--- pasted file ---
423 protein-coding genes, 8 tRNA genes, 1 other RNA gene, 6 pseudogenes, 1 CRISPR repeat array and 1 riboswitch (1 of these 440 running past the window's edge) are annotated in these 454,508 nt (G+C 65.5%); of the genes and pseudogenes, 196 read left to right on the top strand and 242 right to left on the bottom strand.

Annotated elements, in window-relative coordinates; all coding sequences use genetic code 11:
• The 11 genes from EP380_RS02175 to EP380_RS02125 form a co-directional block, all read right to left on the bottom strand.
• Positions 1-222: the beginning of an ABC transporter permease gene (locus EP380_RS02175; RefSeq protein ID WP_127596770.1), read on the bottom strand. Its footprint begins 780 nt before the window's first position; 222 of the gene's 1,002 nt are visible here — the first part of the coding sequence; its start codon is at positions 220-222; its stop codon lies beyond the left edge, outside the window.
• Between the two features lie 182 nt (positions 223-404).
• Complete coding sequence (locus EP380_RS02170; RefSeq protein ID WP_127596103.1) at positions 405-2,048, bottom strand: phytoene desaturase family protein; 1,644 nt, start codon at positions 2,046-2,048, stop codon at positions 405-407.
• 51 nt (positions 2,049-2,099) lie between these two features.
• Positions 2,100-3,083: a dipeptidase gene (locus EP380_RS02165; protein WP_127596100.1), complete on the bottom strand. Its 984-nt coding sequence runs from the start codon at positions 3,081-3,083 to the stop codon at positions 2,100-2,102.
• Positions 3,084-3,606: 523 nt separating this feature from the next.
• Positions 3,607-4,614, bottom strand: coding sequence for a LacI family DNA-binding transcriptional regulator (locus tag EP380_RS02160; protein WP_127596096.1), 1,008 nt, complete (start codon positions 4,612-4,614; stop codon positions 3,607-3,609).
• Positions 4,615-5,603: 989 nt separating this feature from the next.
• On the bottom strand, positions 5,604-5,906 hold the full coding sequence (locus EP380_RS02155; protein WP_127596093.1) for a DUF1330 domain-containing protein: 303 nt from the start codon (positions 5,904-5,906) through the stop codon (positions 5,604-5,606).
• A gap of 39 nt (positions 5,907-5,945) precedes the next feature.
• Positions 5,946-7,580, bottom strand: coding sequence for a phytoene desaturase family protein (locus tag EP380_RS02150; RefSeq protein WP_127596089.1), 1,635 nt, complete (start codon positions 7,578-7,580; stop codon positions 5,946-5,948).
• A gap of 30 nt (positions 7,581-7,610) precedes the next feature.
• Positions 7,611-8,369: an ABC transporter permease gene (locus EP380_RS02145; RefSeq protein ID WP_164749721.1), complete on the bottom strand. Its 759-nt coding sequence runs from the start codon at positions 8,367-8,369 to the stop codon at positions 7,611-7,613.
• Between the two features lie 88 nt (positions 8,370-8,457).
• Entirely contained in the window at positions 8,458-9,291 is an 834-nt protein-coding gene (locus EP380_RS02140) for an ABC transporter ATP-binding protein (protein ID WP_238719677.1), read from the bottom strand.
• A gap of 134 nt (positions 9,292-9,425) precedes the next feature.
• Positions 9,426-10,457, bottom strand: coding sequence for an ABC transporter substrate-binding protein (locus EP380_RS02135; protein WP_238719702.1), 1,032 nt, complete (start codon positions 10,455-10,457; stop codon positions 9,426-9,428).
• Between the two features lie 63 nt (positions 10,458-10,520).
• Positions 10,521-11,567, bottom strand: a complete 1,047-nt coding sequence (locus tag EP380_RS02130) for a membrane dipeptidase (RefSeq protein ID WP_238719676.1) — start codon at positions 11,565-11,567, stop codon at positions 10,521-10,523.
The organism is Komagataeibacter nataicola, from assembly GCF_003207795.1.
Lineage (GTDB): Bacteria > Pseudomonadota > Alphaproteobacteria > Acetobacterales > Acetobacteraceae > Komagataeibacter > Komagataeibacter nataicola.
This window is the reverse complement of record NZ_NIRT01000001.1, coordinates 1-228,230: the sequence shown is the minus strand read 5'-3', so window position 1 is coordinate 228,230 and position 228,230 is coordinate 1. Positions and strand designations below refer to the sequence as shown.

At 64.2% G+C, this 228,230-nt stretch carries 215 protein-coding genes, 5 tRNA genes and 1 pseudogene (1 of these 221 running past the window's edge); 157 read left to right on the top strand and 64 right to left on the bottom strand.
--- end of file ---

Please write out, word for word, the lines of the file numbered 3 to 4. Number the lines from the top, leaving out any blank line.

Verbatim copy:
• The 11 genes from EP380_RS02175 to EP380_RS02125 form a co-directional block, all read right to left on the bottom strand.
• Positions 1-222: the beginning of an ABC transporter permease gene (locus EP380_RS02175; RefSeq protein ID WP_127596770.1), read on the bottom strand. Its footprint begins 780 nt before the window's first position; 222 of the gene's 1,002 nt are visible here — the first part of the coding sequence; its start codon is at positions 220-222; its stop codon lies beyond the left edge, outside the window.